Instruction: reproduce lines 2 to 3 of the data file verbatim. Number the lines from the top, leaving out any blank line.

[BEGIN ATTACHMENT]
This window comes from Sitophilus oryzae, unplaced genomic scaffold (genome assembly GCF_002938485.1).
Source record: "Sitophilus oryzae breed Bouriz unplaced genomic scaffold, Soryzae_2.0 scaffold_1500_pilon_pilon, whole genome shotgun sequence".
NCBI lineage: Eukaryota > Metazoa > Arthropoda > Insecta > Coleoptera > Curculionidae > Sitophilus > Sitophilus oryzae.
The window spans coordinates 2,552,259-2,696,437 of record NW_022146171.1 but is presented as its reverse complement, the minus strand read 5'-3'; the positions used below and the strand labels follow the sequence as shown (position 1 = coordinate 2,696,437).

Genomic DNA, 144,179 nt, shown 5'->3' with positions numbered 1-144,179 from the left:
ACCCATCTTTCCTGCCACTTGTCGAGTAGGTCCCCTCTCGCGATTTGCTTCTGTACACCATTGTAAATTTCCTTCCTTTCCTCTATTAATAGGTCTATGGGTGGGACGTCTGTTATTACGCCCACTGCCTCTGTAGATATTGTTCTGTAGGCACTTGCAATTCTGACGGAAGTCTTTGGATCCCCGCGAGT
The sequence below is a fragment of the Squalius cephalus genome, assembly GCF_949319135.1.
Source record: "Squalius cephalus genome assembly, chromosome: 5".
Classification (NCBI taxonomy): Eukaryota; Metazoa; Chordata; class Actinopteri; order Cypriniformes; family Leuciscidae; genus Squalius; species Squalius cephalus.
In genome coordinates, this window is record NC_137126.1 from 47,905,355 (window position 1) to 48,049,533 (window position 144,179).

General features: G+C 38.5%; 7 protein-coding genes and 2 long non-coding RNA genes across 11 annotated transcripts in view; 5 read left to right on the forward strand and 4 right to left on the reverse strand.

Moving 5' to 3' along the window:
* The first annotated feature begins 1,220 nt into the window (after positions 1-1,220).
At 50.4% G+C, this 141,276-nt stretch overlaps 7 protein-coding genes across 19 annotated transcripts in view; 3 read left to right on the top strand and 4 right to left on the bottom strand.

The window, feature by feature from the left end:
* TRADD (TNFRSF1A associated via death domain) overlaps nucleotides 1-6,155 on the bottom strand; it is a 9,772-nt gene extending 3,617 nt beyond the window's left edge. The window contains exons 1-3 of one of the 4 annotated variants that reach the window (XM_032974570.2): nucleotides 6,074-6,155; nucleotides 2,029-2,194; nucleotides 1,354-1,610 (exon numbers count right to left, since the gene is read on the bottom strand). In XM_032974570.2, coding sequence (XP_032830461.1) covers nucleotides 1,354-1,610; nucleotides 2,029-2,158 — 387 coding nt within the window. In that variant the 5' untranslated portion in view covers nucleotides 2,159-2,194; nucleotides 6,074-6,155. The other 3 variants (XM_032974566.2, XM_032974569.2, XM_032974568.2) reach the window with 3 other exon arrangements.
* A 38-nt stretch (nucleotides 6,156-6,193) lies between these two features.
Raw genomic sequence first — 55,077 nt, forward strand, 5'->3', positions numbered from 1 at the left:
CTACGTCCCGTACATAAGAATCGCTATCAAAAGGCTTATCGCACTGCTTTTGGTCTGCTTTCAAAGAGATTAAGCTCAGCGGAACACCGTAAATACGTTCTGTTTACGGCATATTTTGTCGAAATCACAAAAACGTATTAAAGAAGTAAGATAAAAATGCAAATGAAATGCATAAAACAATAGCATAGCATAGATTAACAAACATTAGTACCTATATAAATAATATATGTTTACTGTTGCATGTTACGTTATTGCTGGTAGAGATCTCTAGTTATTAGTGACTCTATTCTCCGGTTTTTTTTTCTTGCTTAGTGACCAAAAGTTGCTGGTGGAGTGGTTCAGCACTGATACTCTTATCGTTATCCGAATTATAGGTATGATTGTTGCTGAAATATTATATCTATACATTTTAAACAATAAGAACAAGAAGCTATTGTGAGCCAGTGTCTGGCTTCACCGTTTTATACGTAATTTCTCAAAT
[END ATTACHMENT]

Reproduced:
Source record: "Sitophilus oryzae breed Bouriz unplaced genomic scaffold, Soryzae_2.0 scaffold_1500_pilon_pilon, whole genome shotgun sequence".
NCBI lineage: Eukaryota > Metazoa > Arthropoda > Insecta > Coleoptera > Curculionidae > Sitophilus > Sitophilus oryzae.